The argument that you guys is gendered is very straightforward: the noun guys is right there, and the noun guys is gender specific, therefore you guys is too.

Now, if you guys is properly treated as a pronoun, it’s less obvious that [gajz] is necessarily the noun. All the same, I think most you guys users would probably agree that it contains “guys” (compare “should of” and uncertainty about how to spell “use(d) to”, which suggest that people don’t see these as containing “have” or a past tense, respectively)—the above-noted variant spelling “you guise” aside.

But while the properties of a phrase are usually determined by the properties of the words inside that phrase, that isn’t always the case. It can be false that I went anywhere but true that I went to sleep; no liquid receptacles need be overturned if I kick the bucket.

In thinking about the properties of guys, let’s start with the definite noun phrase the guys. For me, this is very strongly gendered: it can only refer to a group of male teenagers or adults. But interestingly, as soon as we change the determiner to these guys or those guys, suddenly guys can refer to a contextually relevant group of inanimate objects, and I think I would accept it referring to a mixed-gender group of humans.

Next up, the vocative Guys!, as in “Guys! Over here!” I find this slightly less gender-specific than the guys, but still defaulting to male reference and therefore excluding me, a non-masculine human. But I also I know that a lot of people use this in a non-gender-specific way, because I have occasionally twitched when someone used it to hail me.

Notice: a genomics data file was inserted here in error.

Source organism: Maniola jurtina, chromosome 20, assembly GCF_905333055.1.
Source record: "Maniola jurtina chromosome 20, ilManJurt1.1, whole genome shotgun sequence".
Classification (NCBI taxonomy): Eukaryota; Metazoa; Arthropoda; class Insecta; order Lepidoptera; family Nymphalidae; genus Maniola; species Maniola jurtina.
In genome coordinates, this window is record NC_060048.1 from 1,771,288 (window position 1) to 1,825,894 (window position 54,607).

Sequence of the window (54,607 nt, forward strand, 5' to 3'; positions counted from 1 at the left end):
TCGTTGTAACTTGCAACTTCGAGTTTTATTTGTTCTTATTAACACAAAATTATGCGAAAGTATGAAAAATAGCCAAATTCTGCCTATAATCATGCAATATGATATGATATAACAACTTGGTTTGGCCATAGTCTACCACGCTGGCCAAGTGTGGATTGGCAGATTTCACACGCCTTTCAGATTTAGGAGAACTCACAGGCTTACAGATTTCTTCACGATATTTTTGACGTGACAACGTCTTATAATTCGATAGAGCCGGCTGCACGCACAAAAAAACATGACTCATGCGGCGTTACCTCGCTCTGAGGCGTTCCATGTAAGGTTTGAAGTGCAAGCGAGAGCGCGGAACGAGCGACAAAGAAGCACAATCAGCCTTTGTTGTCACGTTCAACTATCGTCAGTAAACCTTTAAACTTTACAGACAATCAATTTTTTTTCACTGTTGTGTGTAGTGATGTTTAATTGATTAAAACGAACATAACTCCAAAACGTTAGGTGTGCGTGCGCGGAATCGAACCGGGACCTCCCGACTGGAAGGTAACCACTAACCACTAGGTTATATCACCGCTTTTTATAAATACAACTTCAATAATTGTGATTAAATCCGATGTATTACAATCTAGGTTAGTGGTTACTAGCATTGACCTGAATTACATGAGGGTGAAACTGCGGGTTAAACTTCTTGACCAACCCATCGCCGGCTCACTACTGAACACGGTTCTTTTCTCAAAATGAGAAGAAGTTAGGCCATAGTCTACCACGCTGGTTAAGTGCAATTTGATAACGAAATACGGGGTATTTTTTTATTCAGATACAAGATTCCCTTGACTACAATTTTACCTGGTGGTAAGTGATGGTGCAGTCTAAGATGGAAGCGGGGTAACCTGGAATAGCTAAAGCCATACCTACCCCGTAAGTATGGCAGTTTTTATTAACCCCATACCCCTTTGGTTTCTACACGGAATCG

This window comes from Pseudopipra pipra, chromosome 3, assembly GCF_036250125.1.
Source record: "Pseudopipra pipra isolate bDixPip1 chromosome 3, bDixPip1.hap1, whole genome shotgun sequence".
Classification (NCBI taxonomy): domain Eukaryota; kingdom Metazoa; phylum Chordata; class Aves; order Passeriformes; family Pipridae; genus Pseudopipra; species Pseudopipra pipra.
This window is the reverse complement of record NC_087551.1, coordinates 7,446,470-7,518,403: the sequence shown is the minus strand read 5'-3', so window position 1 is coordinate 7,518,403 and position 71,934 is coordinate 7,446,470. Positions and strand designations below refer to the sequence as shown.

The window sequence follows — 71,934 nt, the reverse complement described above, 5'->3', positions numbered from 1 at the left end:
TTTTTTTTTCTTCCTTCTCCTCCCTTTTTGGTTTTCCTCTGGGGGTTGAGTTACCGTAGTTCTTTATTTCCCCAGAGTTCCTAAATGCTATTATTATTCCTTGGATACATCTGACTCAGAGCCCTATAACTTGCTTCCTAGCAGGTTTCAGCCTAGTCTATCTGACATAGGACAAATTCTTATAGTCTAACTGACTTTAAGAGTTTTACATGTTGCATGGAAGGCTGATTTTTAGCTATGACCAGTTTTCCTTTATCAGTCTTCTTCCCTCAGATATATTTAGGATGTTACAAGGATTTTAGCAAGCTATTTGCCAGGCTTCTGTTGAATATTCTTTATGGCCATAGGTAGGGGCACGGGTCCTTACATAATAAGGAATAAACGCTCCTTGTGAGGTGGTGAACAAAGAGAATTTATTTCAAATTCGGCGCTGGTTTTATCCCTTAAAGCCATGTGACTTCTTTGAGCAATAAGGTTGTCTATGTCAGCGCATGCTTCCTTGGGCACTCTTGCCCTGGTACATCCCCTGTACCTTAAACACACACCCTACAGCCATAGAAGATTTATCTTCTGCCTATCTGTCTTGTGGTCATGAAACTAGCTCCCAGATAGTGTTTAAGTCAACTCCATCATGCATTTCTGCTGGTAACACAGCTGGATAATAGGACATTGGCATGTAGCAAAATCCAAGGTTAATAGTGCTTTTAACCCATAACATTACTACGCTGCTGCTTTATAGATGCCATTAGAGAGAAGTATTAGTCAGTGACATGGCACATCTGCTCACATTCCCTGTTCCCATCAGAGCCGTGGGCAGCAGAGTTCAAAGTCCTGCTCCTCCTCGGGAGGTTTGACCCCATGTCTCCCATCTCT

Finally, you guys itself. I know for a fact that I frequently use this to refer to all-female or mostly-female groups of people, because I catch myself using it to refer to my undergraduate classes (and at my institution, like at many others, courses in linguistics are regularly upwards of 90% women). In contrast to vocative Guys! I have never twitched when someone uses you guys to address a group I’m in—in fact, I almost never notice it whether in my own speech or in other people’s.

The use of you guys to refer to groups that contain no individuals who could be identified as the guy demonstrates very clearly that for speakers like me—though not speakers who don’t use you guys this way—you guys does not inherit the masculine denotation of the noun guy as a matter of grammar. It is a trickier question whether it might nonetheless bias a masculine interpretation, or contribute to a view of men as “default” persons, but for that I think we would need as-yet-nonexistent psycholinguistic results.

Nonetheless, I know that you guys does strike many non-masculine English speakers as gender specific, because several women and nonbinary people of my acquaintance do twitch if it’s applied to groups they’re in. So what to do?